Most of the summer’s harvest has already been brought in, with the exception of potatoes, leeks and a few tough greens, so the gardener (me) has a little more leisure at this time of year. Of course, there is some clean-up required, but that can wait. The forager (also me) still has plenty on her plate. I won’t even attempt to list all the things I should be out there harvesting, if it ever stops raining long enough. But one activity I have indulged in is harvesting the great crop of seeds I have – the usual garden produce of course, but also some of the weeds, perennials and self seeding flowers. If you want to be ready in the spring to plant your best garden ever, collecting seeds makes a lot of sense. I must have about a million cosmos seeds which I hope to spread through all our fallow fields. Maybe!
It also occurred to me that for people with less space to broadcast millions of seeds, it also makes a lot of sense to select a few seeds to be saved for the spring. They can be planted in pots and set on patios, window sills or wherever you choose. There are some plants which are particularly suited for this purpose, and will give you every bit as much beauty as the store-bought annuals – they can even be planted along with for a little ‘diversity’. They will also provide you with the wherewithal to do a little safe foraging without having to leave the comfort of your home. Foraging is not just for the intrepid.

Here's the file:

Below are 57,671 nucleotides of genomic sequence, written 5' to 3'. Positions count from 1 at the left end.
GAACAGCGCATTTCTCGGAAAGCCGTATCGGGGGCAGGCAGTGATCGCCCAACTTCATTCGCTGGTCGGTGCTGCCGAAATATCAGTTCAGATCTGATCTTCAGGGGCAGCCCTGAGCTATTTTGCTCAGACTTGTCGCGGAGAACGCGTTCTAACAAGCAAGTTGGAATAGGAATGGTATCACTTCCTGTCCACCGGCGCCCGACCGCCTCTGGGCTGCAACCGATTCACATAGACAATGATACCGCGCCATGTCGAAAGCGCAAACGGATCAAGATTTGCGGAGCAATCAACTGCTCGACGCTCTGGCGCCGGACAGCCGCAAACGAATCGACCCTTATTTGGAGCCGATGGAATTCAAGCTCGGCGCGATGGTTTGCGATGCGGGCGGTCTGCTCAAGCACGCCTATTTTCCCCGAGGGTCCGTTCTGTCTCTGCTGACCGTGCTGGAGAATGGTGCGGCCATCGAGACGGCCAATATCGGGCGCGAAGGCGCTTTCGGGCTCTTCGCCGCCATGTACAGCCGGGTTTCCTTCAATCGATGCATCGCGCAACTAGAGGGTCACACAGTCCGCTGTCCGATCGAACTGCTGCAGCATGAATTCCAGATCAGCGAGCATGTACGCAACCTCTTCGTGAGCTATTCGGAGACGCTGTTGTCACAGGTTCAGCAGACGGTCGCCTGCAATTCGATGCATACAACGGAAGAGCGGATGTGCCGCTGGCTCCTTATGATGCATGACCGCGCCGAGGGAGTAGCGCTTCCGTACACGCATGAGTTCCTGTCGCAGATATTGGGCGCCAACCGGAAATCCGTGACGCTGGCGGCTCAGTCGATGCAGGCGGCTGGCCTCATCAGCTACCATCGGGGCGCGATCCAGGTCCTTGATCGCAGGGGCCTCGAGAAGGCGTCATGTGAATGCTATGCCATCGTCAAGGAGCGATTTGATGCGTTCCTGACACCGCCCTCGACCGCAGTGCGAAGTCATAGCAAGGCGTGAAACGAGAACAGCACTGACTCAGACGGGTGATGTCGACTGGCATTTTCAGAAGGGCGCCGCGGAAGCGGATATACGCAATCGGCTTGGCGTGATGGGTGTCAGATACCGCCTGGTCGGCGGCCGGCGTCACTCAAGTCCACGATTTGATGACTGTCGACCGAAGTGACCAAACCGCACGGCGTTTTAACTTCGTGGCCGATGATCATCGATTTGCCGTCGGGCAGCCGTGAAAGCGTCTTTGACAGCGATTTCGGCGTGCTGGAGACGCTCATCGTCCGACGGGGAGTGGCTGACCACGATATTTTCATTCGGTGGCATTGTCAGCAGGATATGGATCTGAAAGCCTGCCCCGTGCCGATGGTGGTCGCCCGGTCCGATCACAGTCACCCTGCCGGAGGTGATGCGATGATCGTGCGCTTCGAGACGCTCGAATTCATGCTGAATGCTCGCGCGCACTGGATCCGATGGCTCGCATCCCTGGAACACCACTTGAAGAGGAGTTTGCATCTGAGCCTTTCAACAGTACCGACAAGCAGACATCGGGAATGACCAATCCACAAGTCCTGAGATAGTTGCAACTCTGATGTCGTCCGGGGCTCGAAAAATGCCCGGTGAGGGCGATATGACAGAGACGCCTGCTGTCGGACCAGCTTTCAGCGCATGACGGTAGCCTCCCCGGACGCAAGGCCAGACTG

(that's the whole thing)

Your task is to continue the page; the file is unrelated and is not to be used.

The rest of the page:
Some of the best plants for potting are herbs – and every kitchen needs a few of those. But beyond that, I would recommend the following, all of which have at least one edible part:
anise hyssop – for its leaves and flowers
red amaranth – for its deep red leaves
milkweed – to attract monarch butterflies, for its flowers and seed pods
flax – for its blue flowers and seeds
perennial arugula – for its peppery leaves and decorative edible flowers
If you have enough of some of these plants, the seeds can also be collected, dried and used in cooking. This can be a tedious job, and one I don’t usually recommend. I have tried the usual method, of spilling them from one plate on to another in a breezy spot, but too many seeds were lost in the process. However, I did lately discover a very easy method for collecting and winnowing flax seeds. It requires quite a few seeds, some time in picking them but after that it is so easy with my, I believe, original method.
This large patch of flax is going to seed gradually. You can see in the photo the little beige seed pods which are ready to be picked. I gathered a few of these.
I put them in a blender and chopped them up as much as possible. If you have ever tried to grind flax seeds in a blender, you will know it has no effect on the seeds. For their pods and whatnot, it is another matter. I just blended until I had a fluffy mass of seed pods.
Then I took them outside where luckily there was a nice breeze, or maybe it was even wind. I put a deep bowl on the ground and poured the fluff through a funnel, held about two feet above the bowl. Unfortunately, I was unable to take a picture of myself doing this, but as the mixture fell through the funnel, a great cloud of seed covering was seen floating off into the atmosphere. After one try, the seeds were pretty clean, but I repeated this two more times and ended up with these seeds.
This method did not work so well with the amaranth seeds I tried. If you know of any easy, practical method of winnowing seeds, please do share.